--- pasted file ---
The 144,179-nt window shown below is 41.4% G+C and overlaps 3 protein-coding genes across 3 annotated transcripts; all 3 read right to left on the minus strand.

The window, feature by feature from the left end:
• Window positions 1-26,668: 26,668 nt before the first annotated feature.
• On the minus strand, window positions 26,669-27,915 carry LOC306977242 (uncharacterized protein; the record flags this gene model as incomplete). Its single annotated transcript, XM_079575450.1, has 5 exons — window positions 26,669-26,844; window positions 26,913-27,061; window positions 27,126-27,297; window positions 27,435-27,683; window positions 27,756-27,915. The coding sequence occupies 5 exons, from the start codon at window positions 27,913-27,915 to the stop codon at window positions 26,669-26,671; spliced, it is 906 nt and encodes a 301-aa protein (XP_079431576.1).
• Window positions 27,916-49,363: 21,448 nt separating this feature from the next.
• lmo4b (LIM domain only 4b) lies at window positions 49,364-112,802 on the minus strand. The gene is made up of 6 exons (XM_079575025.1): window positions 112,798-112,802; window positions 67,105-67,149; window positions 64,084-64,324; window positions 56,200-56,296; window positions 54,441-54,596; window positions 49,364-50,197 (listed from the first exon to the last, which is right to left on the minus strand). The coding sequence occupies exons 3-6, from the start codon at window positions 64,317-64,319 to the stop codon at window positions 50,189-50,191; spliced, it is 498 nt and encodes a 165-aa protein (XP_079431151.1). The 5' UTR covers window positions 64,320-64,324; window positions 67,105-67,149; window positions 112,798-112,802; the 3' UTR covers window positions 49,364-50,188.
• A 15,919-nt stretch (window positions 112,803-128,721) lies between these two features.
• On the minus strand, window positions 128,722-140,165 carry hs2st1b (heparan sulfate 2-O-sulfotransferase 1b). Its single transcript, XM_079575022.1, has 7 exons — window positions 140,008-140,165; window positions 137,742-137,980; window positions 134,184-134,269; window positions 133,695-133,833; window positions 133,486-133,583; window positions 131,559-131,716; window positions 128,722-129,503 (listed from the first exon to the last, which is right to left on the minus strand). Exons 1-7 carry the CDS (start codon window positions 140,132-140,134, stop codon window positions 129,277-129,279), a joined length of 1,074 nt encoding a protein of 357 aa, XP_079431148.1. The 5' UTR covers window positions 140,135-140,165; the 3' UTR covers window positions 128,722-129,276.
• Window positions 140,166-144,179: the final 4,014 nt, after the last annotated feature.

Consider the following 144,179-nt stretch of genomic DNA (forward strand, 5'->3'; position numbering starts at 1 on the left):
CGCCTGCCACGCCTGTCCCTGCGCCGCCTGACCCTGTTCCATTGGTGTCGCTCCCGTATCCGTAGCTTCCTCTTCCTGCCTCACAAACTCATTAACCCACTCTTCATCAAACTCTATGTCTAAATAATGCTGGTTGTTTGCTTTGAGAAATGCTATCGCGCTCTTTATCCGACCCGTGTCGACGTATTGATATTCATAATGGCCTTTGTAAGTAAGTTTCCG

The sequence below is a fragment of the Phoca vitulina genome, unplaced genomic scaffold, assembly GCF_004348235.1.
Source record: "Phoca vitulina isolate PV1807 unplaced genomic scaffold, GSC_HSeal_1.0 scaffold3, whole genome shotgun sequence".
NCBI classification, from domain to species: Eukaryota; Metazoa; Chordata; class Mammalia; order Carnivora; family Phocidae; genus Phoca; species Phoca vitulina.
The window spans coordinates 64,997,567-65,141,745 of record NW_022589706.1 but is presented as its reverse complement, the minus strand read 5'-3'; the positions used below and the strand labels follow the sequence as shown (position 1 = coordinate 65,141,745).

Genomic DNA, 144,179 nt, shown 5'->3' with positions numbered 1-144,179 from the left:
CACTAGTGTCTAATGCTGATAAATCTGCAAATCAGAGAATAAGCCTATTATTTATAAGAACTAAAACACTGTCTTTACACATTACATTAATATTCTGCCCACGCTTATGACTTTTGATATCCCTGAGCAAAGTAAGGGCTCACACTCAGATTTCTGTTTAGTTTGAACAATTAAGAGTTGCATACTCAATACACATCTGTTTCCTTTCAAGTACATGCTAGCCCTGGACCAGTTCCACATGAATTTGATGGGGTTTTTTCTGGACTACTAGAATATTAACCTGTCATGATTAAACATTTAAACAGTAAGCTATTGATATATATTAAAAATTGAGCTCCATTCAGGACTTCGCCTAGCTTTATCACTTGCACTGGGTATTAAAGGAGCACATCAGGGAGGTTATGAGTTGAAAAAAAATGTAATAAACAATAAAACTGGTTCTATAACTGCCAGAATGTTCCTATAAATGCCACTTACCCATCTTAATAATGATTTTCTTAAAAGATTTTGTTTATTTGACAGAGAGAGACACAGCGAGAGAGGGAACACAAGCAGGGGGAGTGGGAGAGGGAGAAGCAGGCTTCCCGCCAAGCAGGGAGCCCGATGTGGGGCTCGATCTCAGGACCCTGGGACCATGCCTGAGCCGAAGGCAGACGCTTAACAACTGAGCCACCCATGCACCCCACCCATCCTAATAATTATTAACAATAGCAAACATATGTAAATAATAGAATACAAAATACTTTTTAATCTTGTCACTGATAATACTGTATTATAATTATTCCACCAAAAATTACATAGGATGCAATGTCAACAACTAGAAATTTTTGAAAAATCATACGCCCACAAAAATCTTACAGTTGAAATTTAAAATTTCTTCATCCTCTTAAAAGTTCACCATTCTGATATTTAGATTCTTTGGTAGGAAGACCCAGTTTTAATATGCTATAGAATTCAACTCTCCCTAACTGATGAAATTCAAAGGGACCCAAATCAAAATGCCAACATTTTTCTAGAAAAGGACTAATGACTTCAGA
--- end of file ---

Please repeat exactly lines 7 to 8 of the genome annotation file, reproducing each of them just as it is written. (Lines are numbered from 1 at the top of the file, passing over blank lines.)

• A 15,919-nt stretch (window positions 112,803-128,721) lies between these two features.
• On the minus strand, window positions 128,722-140,165 carry hs2st1b (heparan sulfate 2-O-sulfotransferase 1b). Its single transcript, XM_079575022.1, has 7 exons — window positions 140,008-140,165; window positions 137,742-137,980; window positions 134,184-134,269; window positions 133,695-133,833; window positions 133,486-133,583; window positions 131,559-131,716; window positions 128,722-129,503 (listed from the first exon to the last, which is right to left on the minus strand). Exons 1-7 carry the CDS (start codon window positions 140,132-140,134, stop codon window positions 129,277-129,279), a joined length of 1,074 nt encoding a protein of 357 aa, XP_079431148.1. The 5' UTR covers window positions 140,135-140,165; the 3' UTR covers window positions 128,722-129,276.